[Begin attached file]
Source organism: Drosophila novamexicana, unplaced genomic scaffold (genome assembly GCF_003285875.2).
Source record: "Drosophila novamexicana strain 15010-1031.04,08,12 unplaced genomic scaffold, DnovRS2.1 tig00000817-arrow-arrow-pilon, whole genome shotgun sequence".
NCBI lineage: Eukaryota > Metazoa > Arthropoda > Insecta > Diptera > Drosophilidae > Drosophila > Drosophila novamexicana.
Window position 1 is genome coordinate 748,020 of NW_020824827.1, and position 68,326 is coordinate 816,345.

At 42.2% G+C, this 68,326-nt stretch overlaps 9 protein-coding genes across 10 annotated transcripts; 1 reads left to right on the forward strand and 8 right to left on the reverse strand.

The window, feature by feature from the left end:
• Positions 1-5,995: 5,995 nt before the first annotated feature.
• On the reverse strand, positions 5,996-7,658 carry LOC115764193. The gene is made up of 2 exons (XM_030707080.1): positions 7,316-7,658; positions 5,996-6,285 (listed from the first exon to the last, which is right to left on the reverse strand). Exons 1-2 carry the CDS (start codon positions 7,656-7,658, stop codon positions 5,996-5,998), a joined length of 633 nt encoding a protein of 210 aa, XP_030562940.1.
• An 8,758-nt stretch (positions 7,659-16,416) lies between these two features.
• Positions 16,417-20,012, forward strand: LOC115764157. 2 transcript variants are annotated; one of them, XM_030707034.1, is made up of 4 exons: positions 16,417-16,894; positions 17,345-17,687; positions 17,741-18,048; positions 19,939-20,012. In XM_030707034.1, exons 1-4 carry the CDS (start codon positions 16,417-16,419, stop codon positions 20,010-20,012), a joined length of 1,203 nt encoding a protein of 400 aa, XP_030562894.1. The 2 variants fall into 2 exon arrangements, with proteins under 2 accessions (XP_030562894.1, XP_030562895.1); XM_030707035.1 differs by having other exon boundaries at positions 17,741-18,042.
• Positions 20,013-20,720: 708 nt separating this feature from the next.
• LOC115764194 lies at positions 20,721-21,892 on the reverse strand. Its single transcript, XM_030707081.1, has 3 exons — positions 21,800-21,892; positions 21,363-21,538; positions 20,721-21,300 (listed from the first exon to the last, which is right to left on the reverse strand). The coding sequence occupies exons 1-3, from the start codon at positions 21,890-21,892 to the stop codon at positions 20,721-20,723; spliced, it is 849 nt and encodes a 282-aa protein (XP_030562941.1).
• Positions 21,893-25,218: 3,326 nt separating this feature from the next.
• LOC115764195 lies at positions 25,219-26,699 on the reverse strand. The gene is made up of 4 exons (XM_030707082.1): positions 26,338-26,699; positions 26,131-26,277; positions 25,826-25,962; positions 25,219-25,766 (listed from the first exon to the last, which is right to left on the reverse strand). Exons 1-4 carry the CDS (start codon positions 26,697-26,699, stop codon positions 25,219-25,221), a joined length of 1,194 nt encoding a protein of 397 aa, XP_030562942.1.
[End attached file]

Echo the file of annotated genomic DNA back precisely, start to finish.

Source organism: Drosophila novamexicana, unplaced genomic scaffold (genome assembly GCF_003285875.2).
Source record: "Drosophila novamexicana strain 15010-1031.04,08,12 unplaced genomic scaffold, DnovRS2.1 tig00000817-arrow-arrow-pilon, whole genome shotgun sequence".
NCBI lineage: Eukaryota > Metazoa > Arthropoda > Insecta > Diptera > Drosophilidae > Drosophila > Drosophila novamexicana.
Window position 1 is genome coordinate 748,020 of NW_020824827.1, and position 68,326 is coordinate 816,345.

At 42.2% G+C, this 68,326-nt stretch overlaps 9 protein-coding genes across 10 annotated transcripts; 1 reads left to right on the forward strand and 8 right to left on the reverse strand.

The window, feature by feature from the left end:
• Positions 1-5,995: 5,995 nt before the first annotated feature.
• On the reverse strand, positions 5,996-7,658 carry LOC115764193. The gene is made up of 2 exons (XM_030707080.1): positions 7,316-7,658; positions 5,996-6,285 (listed from the first exon to the last, which is right to left on the reverse strand). Exons 1-2 carry the CDS (start codon positions 7,656-7,658, stop codon positions 5,996-5,998), a joined length of 633 nt encoding a protein of 210 aa, XP_030562940.1.
• An 8,758-nt stretch (positions 7,659-16,416) lies between these two features.
• Positions 16,417-20,012, forward strand: LOC115764157. 2 transcript variants are annotated; one of them, XM_030707034.1, is made up of 4 exons: positions 16,417-16,894; positions 17,345-17,687; positions 17,741-18,048; positions 19,939-20,012. In XM_030707034.1, exons 1-4 carry the CDS (start codon positions 16,417-16,419, stop codon positions 20,010-20,012), a joined length of 1,203 nt encoding a protein of 400 aa, XP_030562894.1. The 2 variants fall into 2 exon arrangements, with proteins under 2 accessions (XP_030562894.1, XP_030562895.1); XM_030707035.1 differs by having other exon boundaries at positions 17,741-18,042.
• Positions 20,013-20,720: 708 nt separating this feature from the next.
• LOC115764194 lies at positions 20,721-21,892 on the reverse strand. Its single transcript, XM_030707081.1, has 3 exons — positions 21,800-21,892; positions 21,363-21,538; positions 20,721-21,300 (listed from the first exon to the last, which is right to left on the reverse strand). The coding sequence occupies exons 1-3, from the start codon at positions 21,890-21,892 to the stop codon at positions 20,721-20,723; spliced, it is 849 nt and encodes a 282-aa protein (XP_030562941.1).
• Positions 21,893-25,218: 3,326 nt separating this feature from the next.
• LOC115764195 lies at positions 25,219-26,699 on the reverse strand. The gene is made up of 4 exons (XM_030707082.1): positions 26,338-26,699; positions 26,131-26,277; positions 25,826-25,962; positions 25,219-25,766 (listed from the first exon to the last, which is right to left on the reverse strand). Exons 1-4 carry the CDS (start codon positions 26,697-26,699, stop codon positions 25,219-25,221), a joined length of 1,194 nt encoding a protein of 397 aa, XP_030562942.1.